About this Recording
8.573669 - Guitar Recital: Mamedkuliev, Rovshan - WALTON, W. / RODRIGO, J. / BACH, J.S. / WILLIAMS, J. / KOSHKIN, N.

Rovshan Mamedkuliev: Guitar Recital
William Walton • Joaquín Rodrigo • J.S. Bach • John Williams • Nikita Koshkin


Modern guitar music from the 1940s to the present day comprises many nationalities and a variety of styles. Though contemporary in vocabulary as well as in concept most of it is neither aggressively avant-garde nor atonal. The guitar remains an inspiration to composers for its capacity to evoke emotion through lyricism. The instrument is contrapuntal but also melodic, combining complexity with clarity of texture. For that reason many eminent composers have been attracted to the classical guitar, often inspired by particular artists, to meet the unique challenge of writing for the six plucked strings.

Sir William Walton’s Five Bagatelles were written for Julian Bream and dedicated to Malcolm Arnold ‘with admiration and affection for his 50th birthday’. Given their première by Julian Bream at the 1972 Bath Festival they were immediately acknowledged as masterpieces of the contemporary guitar repertoire.

The first Bagatelle is a virtuosic, mercurial piece with an espressivo middle section. Lento is reminiscent of Satie, while Alla cubana is a lyrically effervescent movement with rhythms evoking Latin-American music. Sempre espressivo offers a remarkably imaginative use of those familiar effects on the guitar, the bell-like harmonics, with many tenderly expressive moments in its gentle melodic line. The final movement, Con slancio (leaping forward) is full of vivid scalic passages and incisive chords, involving the full range of the fingerboard in a brilliant climax.

Walton also arranged Five Bagatelles for orchestra under the title of Varii Capricci. The music inspired Sir Frederick Ashton to choreograph a ballet performed at Covent Garden as a memorial to the composer in March 1983.

Joaquín Rodrigo, composer of the renowned guitar concerto, Concierto de Aranjuez, is one of the great Spanish composers of the twentieth century. He extended the romantic impressionist tradition of Albéniz, Granados and Falla, but was deeply influenced by French music, having studied from 1927 to 1932 with Paul Dukas in Paris. Though blind from childhood, Rodrigo wrote almost two hundred works, including orchestral, choral and ballet music, many concertos, a host of songs, and a quantity of instrumental solos for pianoforte, guitar, violin, cello, and other instruments. The composer’s contribution to the guitar is now appreciated as one of the central pillars of the concert repertoire. Over the years Rodrigo explored the Spanish nature of the guitar, responding to the distinguished history of plucked instruments going back to the sixteenth century. His achievement remains a significant aspect of the guitar’s development since the 1940s.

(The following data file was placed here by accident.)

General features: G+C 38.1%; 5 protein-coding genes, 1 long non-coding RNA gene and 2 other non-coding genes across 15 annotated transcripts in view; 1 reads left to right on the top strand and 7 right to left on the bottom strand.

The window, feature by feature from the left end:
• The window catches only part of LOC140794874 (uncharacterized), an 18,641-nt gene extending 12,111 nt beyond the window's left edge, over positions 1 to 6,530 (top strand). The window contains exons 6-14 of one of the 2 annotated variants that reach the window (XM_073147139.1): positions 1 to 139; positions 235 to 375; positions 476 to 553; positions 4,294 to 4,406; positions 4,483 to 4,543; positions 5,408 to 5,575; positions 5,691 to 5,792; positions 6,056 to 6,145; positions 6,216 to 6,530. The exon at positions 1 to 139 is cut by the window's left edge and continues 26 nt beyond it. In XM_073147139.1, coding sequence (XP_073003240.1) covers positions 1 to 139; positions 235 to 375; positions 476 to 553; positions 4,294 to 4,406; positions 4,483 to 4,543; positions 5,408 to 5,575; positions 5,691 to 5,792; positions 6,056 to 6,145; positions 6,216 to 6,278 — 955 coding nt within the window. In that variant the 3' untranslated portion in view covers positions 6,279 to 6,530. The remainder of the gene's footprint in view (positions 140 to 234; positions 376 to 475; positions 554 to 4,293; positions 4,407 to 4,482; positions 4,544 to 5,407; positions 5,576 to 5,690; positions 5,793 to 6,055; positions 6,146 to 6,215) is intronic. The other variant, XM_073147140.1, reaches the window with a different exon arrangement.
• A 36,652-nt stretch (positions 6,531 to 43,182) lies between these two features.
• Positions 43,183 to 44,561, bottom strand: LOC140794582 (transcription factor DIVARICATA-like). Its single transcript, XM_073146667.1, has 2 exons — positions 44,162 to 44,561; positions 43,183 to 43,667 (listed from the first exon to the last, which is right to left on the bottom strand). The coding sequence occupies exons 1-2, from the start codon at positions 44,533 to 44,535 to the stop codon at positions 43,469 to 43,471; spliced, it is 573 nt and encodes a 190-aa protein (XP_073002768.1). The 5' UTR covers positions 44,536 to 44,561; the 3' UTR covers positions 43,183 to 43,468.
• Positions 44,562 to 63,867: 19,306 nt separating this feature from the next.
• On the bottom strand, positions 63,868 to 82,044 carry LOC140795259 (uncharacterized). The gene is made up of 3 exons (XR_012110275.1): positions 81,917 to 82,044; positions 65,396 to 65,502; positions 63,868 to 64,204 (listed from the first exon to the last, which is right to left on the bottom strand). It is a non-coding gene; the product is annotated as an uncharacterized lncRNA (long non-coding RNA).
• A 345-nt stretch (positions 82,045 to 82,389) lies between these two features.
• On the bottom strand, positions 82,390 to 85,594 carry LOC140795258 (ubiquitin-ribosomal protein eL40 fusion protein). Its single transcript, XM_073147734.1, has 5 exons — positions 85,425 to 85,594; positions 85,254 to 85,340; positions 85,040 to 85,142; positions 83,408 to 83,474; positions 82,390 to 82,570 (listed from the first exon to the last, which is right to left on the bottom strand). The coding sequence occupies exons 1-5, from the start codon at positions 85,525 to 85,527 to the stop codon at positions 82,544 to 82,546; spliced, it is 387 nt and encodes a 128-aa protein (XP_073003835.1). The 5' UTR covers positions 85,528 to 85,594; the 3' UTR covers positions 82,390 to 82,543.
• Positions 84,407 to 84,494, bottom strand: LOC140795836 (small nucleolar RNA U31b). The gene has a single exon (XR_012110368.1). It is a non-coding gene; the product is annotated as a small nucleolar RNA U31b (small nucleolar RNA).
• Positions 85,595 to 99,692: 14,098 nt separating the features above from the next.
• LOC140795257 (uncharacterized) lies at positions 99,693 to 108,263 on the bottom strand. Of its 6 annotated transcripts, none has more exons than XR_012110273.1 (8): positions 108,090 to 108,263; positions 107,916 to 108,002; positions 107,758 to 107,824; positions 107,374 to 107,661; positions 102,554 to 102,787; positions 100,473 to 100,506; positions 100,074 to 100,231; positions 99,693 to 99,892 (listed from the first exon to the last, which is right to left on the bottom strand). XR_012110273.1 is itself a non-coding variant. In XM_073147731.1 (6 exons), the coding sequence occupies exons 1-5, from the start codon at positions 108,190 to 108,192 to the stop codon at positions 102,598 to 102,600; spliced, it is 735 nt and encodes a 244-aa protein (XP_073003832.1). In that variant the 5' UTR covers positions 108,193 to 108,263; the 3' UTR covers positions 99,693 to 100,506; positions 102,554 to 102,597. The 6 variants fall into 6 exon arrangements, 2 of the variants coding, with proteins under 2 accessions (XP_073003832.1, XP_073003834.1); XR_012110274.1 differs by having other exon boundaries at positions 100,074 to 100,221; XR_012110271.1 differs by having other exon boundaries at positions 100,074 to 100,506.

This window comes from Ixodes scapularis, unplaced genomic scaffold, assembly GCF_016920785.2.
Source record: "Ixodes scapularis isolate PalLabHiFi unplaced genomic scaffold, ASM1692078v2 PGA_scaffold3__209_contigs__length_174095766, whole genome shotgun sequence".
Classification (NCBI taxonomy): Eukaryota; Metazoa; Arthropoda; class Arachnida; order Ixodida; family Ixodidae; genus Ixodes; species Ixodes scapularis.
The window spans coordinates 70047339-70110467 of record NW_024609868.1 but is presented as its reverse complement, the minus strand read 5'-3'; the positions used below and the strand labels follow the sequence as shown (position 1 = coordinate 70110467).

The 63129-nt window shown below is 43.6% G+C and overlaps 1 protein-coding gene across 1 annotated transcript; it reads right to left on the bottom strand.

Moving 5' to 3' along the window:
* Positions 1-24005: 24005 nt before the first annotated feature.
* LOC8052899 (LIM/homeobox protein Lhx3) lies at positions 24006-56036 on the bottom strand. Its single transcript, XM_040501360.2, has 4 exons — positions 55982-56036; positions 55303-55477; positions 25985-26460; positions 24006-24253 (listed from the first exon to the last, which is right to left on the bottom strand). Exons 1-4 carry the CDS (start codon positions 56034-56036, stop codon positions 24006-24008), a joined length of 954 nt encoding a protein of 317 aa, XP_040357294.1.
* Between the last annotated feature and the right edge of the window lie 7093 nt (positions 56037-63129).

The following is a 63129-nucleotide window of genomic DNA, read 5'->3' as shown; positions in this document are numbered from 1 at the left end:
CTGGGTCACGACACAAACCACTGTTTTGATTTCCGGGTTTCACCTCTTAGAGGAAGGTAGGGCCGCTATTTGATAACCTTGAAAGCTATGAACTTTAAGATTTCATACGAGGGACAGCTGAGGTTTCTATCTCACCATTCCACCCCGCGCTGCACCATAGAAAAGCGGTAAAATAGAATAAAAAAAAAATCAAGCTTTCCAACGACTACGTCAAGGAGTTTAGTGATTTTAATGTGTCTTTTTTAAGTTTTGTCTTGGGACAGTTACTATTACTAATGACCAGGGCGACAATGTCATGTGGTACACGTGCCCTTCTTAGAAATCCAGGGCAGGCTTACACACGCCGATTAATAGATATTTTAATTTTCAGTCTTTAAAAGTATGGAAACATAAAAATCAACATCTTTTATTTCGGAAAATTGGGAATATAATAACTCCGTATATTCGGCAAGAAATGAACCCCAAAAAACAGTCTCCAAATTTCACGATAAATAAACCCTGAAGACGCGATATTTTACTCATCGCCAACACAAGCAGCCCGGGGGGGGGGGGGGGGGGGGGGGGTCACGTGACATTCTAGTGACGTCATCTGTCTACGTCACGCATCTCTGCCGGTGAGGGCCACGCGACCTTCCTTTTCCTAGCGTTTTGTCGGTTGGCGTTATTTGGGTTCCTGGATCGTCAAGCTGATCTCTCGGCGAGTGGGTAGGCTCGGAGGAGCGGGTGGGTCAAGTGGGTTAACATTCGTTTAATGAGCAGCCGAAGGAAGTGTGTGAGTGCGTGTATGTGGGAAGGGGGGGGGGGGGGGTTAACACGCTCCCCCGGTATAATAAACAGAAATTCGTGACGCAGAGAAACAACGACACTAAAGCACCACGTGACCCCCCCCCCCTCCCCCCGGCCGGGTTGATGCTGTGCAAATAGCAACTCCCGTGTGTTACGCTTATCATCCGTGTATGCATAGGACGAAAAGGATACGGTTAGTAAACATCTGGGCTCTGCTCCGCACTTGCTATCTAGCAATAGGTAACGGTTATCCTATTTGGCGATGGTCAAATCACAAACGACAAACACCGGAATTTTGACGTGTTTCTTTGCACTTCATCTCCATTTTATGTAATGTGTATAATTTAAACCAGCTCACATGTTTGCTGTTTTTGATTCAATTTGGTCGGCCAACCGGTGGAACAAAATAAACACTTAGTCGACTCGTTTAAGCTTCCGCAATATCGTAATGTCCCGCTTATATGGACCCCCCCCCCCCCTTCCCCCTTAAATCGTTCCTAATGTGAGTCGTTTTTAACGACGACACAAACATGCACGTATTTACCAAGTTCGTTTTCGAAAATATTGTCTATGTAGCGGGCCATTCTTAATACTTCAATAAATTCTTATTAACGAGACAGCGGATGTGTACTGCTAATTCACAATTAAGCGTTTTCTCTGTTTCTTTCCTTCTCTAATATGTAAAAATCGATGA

Junto al Generalife (Close by the Generalife), written in 1955, was dedicated to the eminent German guitarist, Siegfried Behrend. The Generalife was the pleasure palace, with beautiful gardens, of the former kings of Granada, its name derived from the Arabic, Gennat-Alarif—‘the gardens of the architect’. Situated on the slopes of the Cerro del Sol, the Generalife overlooks the city.

The composition is in two parts, a gentle introduction with fast scale passages in quasi-improvisatory style, and an Allegro, reminiscent of the malagueña. The middle section consists of the melodic tremolo, recalling the themes of the granadinas, the flamenco form originating among the gypsies of Granada. The final pages present the recapitulation and a coda which includes passages of fiery descending triplets.

En los trigales (In the Wheatfields) was composed during a short summer visit to northern Spain in 1938 after Rodrigo had spent several years abroad. It can be viewed both as a stimulating portrait of the Spanish landscape and as a song of joyous homecoming after long absence.